DB: Nebraska's maligned secondary has been the biggest weakness of the defense, giving up big days to typically average quarterbacks. Cortney Grixby (44.5 tackles, 1 INT, 1 FF, 1 FR, 10 PBU), a three year starter at WCB is picked on because of his 5'9" frame. Jr. Andre Jones (58 tackles, 1 INT, 7 PBU) started all 13 games this season at SCB, however, will be seated in favor of TFr. Rickey Thenarse (7 tackles, 1 INT, 1 FF, 1 PBU). Jones, a JUCO transfer, didn't become the shut down corner the team hoped he would be this season. Thenarse is going to get his first starting opportunity of his freshman season. Through this season, the corners have given up a number of first downs first downs, many due to soft zones, typically a 5-8 yard cushion to the opposing receiver. Jr. Tierre Green (48.5 tackles, 1 INT, 1 FR, 2 PBU) starts at SS and Sr. Andrew Shanle (47.5 tackles, 4 INTs, 1 FR, 6 PBU, 4 QBH) is the starter at FS. Safety play has been very sub-par this year. Both tend to take poor angles and miss tackles. True freshmen Major Culbert (8.5 tackles, 1 blkd kick) and Corey Young (10.5 tackles) have been getting more playing time as reserves, with Culbert getting play at OLB as well as DB. With depth being the major concern this season due to the large number of injuries, the experience of these younger athletes is critical for the future success of this defense.

Nebraska Special Teams

Nebraska's special teams play has been decent this year, with the exception of the kick return game, in which they really struggle. The Huskers rank 22nd in net punting (37.24 yd avg), 77th in punt returns (7.74 yd avg), and 114th in kickoff returns (17.23 yd avg).

K: So. Jordan Congdon is 5 for 7 on field goals, with a long of 40. So. Jake Wesch handles kickoff duties, averaging 61 yards per kickoff, with 8 of his 31 attempts going for a touchback.

P: So. Dan Titchener has punted well this season. He is averaging 39.1 yards on 61 punts with a long of 58, having 24 punts downed inside the opponents' 20. He has above average leg power, with solid consistency.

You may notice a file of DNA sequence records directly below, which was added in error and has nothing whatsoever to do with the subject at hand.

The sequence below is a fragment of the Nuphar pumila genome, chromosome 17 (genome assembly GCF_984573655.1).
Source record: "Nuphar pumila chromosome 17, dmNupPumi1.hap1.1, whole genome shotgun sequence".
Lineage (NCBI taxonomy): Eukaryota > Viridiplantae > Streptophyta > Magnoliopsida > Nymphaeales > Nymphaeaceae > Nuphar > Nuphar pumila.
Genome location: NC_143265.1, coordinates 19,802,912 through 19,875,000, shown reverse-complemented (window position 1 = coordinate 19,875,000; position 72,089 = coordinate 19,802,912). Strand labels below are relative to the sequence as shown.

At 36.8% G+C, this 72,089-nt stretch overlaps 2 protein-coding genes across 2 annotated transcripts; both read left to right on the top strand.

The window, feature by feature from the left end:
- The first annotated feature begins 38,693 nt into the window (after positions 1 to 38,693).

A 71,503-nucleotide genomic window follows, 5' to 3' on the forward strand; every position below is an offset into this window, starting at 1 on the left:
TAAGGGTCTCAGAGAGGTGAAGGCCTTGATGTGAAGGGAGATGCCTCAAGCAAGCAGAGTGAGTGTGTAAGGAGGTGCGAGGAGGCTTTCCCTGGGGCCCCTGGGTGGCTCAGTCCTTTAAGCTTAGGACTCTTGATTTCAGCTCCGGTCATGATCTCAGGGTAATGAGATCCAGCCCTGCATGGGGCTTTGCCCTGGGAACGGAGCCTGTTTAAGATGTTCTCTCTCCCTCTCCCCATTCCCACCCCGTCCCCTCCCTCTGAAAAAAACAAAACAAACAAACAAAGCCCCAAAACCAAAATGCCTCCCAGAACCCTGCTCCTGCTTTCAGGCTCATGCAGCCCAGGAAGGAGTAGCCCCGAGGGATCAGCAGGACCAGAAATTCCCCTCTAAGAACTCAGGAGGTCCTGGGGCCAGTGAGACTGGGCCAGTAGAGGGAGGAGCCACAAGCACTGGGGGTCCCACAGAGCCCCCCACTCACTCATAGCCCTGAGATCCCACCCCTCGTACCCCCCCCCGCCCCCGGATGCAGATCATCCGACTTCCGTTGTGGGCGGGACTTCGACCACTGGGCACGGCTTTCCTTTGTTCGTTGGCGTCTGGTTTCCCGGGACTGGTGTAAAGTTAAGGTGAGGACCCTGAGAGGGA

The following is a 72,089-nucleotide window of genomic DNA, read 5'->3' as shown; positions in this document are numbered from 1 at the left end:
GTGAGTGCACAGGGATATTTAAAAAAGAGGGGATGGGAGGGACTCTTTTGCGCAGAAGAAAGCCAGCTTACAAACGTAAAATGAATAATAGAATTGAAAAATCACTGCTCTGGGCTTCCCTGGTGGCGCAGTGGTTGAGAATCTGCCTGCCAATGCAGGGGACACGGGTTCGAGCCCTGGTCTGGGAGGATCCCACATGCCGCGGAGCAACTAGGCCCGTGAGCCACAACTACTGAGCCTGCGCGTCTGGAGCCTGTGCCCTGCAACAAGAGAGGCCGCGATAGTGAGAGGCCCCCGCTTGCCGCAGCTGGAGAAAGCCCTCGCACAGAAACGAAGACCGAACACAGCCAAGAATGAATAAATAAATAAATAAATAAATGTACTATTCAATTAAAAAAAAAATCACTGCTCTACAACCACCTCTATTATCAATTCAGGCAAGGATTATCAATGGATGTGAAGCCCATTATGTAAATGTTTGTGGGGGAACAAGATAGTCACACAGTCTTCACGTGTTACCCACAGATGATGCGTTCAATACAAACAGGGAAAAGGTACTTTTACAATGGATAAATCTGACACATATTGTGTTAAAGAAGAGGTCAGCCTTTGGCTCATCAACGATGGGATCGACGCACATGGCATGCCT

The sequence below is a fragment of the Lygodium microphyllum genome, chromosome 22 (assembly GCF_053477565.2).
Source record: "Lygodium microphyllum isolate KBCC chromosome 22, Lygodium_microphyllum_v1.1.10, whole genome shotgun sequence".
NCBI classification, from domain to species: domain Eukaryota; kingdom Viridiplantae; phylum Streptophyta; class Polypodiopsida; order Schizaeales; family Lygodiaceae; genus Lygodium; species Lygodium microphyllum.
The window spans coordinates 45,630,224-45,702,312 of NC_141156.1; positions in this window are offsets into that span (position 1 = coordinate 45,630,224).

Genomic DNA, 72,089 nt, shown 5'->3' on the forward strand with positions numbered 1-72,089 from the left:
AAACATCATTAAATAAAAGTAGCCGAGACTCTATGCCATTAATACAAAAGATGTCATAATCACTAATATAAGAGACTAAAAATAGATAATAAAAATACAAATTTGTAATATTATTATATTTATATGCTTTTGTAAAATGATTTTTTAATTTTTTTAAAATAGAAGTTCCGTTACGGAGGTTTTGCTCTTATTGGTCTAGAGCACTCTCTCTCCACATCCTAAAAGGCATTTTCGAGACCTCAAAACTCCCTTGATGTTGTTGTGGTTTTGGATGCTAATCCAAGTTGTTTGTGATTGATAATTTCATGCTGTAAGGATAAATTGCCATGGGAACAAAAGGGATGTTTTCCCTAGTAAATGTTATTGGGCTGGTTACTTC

KR/PR: Jr. Brandon Jackson has a 17.4 yard average on his nine returns and So. Marlon Lucky has returned six kickoffs, averaging 18.8 yards per return. Punt returning has also been disappointing. Jr. Terrence Nunn averaged 8.5 yards on 18 punt returns, before being relieved of duties due to fumbling issues. So. Nate Swift has returned three punts for an average of 16.7 yards, Jr. Cortney Grixby has averaged 5.8 yards per return on twelve returns.

Coverage: Nebraska's coverage teams have been mostly solid on the year, with just a few busted plays this season. The Huskers kick coverage unit is allowing 17.6 yards on 59 kickoff returns, while the punt return coverage team is allowing just 4.7 yard average on 15 punt returns.

Nebraska's Offense vs. Auburn's Defense

Nebraska's offensive output overall against the Sooners in the Big XII Championship wasn't poor, as the Huskers actually out gained the Sooners 366 to 307. Despite this success, much of it took place in the middle of the field, as Nebraska found it to be near impossible to move once inside the red zone. Oklahoma's mix of defensive size and speed, coupled with QB Zac Taylor's worst day of decision making led to their defeat. Nebraska holds a solid 3rd down conversion percentages at 46%. This has been a key to their success this season, as the Huskers managed an abysmal 33% in 2005. Nebraska is also 86% in red zone offense.